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  Section: Edible Plant Species
 
 
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Edible Plant Species

 
     
 
Fedia (Astrephia) comucopiae Gaertn. Valerianeae. HORN-OFPLENTY. VALERIAN.
Mediterranean region.
According to Robinson, this species is grown in France as a salad plant. It is also grown in flower gardens.


Feronia (Limonia) elephantum Correa. Rutaceae. ELEPHANT APPLE. WOOD APPLE.
East Indies.
The fruit is of the size of a large apple and is covered with a hard, gray, scabrous, woody rind. The pulp is universally eaten on the coast of Coromandel. The interior of the fruit, says Firminger, is filled with a brown, soft, mealy substance, rather acid and smelling of rancid butter. Brandis says a jelly is made of it in India, and Wight says that this very pleasant jelly resembles black-currant jelly. Dutt says it is cultivated in India for its fruit, the pulp of which is eaten and made into a ckatni.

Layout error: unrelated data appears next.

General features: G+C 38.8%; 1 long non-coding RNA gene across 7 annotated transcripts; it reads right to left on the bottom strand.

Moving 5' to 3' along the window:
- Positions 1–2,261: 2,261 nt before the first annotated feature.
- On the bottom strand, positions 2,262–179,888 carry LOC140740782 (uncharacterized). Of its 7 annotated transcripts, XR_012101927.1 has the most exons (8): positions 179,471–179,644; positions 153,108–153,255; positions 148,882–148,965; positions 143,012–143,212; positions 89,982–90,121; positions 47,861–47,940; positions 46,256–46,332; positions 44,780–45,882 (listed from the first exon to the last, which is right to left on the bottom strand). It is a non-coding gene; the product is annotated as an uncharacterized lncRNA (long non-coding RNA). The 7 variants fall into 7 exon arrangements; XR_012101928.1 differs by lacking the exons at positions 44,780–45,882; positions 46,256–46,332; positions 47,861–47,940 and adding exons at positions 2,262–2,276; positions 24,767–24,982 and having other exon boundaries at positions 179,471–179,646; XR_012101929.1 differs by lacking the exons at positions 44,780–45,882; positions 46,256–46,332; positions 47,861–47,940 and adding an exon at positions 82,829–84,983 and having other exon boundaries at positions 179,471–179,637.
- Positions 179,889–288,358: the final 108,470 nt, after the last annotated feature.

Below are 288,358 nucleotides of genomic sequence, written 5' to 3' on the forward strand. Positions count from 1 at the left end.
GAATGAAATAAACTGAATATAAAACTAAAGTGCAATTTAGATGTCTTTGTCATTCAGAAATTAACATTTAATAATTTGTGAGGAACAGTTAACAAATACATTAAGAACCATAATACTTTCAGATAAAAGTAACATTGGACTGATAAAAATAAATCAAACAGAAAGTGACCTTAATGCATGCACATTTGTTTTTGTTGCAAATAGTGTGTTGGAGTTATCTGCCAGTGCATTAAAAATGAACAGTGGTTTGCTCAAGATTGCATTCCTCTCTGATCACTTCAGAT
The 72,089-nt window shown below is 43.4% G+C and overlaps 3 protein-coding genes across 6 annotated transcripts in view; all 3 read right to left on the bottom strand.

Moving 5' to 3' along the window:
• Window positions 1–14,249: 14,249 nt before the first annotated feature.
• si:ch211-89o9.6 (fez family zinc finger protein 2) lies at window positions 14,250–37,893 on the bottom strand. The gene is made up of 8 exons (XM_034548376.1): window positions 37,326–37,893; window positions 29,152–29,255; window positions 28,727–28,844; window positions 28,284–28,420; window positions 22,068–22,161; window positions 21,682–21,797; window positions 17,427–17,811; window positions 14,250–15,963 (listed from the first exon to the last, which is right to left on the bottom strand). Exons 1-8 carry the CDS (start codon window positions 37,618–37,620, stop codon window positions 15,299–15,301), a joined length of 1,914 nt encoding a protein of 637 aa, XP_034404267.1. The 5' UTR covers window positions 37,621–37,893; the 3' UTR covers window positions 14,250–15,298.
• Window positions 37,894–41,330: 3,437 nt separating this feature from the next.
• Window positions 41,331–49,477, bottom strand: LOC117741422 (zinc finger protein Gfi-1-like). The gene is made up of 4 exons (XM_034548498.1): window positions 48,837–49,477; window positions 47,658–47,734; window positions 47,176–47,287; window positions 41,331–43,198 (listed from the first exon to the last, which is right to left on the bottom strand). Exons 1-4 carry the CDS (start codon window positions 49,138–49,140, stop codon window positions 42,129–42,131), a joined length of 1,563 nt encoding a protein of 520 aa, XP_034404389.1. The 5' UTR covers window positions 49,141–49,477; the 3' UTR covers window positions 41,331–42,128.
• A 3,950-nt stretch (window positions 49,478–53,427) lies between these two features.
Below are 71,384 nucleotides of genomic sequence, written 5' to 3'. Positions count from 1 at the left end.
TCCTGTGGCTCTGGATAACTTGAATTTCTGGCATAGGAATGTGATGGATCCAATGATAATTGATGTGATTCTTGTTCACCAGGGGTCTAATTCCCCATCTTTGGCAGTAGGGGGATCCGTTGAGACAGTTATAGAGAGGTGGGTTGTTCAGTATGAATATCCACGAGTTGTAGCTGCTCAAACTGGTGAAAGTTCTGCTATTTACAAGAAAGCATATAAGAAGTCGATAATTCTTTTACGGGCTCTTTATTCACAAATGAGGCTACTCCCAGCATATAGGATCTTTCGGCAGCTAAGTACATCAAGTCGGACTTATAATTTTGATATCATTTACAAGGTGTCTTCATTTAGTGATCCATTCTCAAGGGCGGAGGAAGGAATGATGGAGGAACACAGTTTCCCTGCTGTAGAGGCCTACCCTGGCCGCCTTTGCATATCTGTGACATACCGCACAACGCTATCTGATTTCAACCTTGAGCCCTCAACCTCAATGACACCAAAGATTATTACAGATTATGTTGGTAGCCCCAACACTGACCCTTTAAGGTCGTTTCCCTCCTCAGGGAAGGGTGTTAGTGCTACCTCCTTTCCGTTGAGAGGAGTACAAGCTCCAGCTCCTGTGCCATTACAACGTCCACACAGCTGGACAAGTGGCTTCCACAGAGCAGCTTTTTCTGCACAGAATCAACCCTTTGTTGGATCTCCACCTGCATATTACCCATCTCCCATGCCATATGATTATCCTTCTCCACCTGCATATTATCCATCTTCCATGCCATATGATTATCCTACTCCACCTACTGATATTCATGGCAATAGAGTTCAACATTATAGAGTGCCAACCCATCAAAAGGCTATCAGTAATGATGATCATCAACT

Ferula assa-foetida Linn. Umbelliferae. ASAFETIDA. FOOD-OFTHE- GODS.
Persia and Afghanistan.
Asafetida is called food-of-the-gods by the Persians, who hold the juice in high esteem as a condiment, eat the leaves as greens and the root when roasted. Gerarde says it is reported to be eaten in Apulia. The young shoots and heads are considered by the Khirgis as a great delicacy. The fetid odor disappears on boiling.


F. longifolia Fisch.
South Russia.
The aromatic, long roots are esteemed as a vegetable.


F. narthex Boiss. ASAFETIDA.
Baltistan.
Kaempfer says that in Afghanistan and Khorassan there are two varieties, one called Kama-i-gawi, which is grazed by cattle and used as a potherb and the other called Kama-i-anguza, which affords the asafetida of commerce. Among the Mohammedan and Hindu population of India, the gum is generally used as a condiment and, in regions where the plant grows, the fresh leaves are cooked as an article of diet.
 
     
 
 
     



     
 
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